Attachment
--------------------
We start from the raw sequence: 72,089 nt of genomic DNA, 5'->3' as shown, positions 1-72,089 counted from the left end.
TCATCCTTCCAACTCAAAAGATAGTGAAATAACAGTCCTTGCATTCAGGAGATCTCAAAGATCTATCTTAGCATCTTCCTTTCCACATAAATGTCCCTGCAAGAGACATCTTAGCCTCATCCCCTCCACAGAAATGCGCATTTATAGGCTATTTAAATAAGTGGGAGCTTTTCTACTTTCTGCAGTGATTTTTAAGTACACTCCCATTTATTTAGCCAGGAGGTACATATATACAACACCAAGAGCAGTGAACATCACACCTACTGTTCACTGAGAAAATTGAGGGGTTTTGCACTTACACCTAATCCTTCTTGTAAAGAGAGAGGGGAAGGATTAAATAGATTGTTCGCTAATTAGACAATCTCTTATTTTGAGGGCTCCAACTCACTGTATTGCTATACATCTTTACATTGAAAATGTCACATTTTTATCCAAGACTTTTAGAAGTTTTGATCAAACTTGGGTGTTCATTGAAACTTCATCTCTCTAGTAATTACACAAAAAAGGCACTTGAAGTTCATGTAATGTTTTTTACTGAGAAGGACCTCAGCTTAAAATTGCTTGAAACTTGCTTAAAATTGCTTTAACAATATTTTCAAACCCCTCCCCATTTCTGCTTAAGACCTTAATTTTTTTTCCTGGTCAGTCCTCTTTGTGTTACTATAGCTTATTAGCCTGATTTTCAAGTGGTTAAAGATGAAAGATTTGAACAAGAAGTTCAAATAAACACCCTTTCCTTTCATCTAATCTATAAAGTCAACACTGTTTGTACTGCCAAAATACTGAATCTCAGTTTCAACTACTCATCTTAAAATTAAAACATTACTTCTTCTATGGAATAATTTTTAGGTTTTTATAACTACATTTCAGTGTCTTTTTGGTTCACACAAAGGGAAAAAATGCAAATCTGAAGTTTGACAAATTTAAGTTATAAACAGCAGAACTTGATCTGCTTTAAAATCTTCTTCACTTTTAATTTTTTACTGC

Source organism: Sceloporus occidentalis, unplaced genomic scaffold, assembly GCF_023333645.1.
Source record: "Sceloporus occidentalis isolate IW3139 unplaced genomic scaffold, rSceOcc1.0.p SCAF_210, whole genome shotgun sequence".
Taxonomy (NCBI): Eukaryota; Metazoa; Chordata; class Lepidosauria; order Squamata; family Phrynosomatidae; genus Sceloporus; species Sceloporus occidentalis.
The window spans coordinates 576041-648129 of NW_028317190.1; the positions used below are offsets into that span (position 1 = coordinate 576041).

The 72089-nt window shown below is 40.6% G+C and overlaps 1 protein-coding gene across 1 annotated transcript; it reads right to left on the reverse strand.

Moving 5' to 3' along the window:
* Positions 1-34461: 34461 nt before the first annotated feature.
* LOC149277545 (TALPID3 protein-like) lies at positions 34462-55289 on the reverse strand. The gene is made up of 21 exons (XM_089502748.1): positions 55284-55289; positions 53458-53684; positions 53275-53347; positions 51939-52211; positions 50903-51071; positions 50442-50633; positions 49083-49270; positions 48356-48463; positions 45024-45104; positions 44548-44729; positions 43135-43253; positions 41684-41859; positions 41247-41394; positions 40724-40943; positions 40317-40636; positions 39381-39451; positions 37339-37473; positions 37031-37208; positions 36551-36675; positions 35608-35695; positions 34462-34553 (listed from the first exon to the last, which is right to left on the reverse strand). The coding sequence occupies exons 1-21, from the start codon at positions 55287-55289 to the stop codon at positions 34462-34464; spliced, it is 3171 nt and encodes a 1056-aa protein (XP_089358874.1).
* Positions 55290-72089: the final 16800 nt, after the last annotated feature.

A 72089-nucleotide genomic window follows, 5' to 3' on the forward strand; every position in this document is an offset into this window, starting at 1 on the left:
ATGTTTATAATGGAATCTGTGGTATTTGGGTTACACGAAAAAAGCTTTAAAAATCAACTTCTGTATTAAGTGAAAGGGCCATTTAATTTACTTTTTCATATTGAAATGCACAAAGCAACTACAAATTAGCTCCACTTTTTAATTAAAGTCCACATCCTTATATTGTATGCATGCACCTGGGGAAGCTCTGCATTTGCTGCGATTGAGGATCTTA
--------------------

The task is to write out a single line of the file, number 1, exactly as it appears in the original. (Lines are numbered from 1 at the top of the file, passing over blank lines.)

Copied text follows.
We start from the raw sequence: 72,089 nt of genomic DNA, 5'->3' as shown, positions 1-72,089 counted from the left end.